Learn all about ZSL's COP season 2022 in a series of news items and blogs from our experts.
COP 27, followed by COP 19 in Panama in November 2022 and COP15 in Montreal in December 2022, put a much-needed spotlight on the decline in global biodiversity.
But without coordinated nature-based policies in place across the world, animals will continue to go extinct, ecosystems will continue to break down and climate change will continue to change life on earth as we know it.
It is vital that governments commit to using nature-based solutions - rooted in science from ZSL and organisations like it - to tackle the combined threats of climate change, biodiversity loss and public health crises.
ZSL has been calling for world leaders to put nature at the heart of all global decision-making to better protect ecosystems, wildlife and the communities who rely on them.
Read more about the 2022 COP season:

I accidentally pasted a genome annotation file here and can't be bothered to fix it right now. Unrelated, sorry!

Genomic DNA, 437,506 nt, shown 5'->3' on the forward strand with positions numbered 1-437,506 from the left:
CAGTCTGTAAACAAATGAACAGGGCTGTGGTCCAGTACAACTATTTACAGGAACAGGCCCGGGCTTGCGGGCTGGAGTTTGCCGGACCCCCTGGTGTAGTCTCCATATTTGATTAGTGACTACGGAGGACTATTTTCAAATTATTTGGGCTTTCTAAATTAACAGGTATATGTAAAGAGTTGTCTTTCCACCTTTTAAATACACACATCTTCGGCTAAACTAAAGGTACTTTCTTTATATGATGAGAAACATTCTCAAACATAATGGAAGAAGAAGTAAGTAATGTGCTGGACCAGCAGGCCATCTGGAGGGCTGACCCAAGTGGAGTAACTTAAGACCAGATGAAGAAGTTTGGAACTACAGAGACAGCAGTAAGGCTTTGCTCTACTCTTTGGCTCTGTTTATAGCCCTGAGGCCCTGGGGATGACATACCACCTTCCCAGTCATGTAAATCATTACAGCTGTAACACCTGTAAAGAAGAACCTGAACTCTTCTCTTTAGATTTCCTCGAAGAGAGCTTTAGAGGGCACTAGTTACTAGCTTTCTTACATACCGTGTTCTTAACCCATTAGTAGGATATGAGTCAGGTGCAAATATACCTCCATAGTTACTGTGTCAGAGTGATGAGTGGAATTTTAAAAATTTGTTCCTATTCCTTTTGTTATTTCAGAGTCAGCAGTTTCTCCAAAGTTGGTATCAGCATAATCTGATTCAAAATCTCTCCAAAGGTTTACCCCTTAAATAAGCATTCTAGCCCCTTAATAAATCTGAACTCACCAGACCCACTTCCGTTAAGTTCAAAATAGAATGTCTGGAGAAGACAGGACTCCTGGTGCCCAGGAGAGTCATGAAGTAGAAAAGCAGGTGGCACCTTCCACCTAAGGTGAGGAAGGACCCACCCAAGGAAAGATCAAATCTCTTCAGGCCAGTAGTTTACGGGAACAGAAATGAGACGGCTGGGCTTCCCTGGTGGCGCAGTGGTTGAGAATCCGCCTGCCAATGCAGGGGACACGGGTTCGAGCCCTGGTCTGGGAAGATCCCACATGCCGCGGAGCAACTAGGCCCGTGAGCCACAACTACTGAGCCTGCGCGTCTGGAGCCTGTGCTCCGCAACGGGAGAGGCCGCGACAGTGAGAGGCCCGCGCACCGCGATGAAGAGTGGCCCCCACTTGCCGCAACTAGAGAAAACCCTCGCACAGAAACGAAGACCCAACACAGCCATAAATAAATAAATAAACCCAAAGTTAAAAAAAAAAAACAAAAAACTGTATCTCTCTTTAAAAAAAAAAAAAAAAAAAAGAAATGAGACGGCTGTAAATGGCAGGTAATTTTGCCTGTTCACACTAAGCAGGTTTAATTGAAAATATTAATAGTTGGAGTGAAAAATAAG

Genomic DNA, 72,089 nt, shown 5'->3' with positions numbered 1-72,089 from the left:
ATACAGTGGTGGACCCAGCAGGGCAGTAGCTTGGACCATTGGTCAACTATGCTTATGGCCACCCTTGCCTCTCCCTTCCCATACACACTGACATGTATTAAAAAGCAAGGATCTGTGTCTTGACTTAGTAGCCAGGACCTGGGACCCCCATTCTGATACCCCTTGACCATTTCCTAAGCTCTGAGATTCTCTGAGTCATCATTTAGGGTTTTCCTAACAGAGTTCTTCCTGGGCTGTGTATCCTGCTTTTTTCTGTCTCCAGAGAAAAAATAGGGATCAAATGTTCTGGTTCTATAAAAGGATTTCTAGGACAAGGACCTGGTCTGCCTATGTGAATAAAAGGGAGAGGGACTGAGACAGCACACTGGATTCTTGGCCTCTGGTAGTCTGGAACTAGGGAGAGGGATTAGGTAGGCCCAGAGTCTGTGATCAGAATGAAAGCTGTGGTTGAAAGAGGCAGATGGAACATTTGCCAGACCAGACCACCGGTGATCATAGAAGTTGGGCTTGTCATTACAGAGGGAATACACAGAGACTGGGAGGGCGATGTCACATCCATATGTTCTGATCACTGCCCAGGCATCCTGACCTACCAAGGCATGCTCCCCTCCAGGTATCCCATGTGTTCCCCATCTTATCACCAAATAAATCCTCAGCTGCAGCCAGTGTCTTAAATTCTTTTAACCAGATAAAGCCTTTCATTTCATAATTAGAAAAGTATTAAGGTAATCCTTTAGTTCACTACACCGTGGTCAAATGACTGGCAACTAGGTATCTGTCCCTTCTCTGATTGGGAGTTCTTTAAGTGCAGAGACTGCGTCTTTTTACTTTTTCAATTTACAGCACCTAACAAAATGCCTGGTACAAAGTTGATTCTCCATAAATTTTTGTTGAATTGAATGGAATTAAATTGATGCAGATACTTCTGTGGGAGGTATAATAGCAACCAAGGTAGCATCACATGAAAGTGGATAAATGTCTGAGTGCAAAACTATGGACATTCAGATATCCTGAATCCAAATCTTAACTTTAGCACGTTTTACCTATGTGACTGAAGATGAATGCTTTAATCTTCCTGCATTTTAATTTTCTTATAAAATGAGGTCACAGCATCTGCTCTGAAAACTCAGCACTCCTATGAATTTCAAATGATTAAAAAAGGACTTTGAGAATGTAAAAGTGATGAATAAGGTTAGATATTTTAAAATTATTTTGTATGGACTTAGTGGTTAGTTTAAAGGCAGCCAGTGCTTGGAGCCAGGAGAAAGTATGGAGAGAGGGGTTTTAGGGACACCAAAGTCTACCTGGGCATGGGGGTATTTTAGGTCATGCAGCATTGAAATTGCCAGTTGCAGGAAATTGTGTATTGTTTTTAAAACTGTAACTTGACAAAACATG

Spotlight on Nature – COP season begins
ZSL is to play a crucial role in a side event at UNFCC - COP27 in Egypt: Wednesday 16 November
COP27 – One week in
ZSL’s Senior Policy Specialist Bethan Laughlin is representing ZSL at the COP27 negotiations in Sharm el Sheik.
Spotlight on Nature – CITES COP19 begins
ZSL experts explain why the Convention on International Trade in Endangered Species of Fauna and Flora matters for threatened species across the globe.
COP27 – A COP of two halves
ZSL’s Senior Policy Specialist Bethan Laughlin reflects on the outcomes of the United Nations Convention on Climate Change’s COP27 and what it means for nature.
The Convention on Biological Diversity (CBD) – COP15
Read ZSL's position paper on what we would like to see achieved at the Convention on Biological Diversity (CBD).
Spotlight on Nature - COP15 Biodiversity Summit Begins
ZSL is calling for world leaders to make ambitious, evidence-led commitments to tackle world-wide biodiversity loss
COP15 – Progress so far
We reflect on the progress – or lack of – made so far at COP15
Spotlight on Nature: COP15 - The Global Biodiversity Framework
Director of Conservation and Policy, Andrew Terry, reflects on COP15 and what it means for nature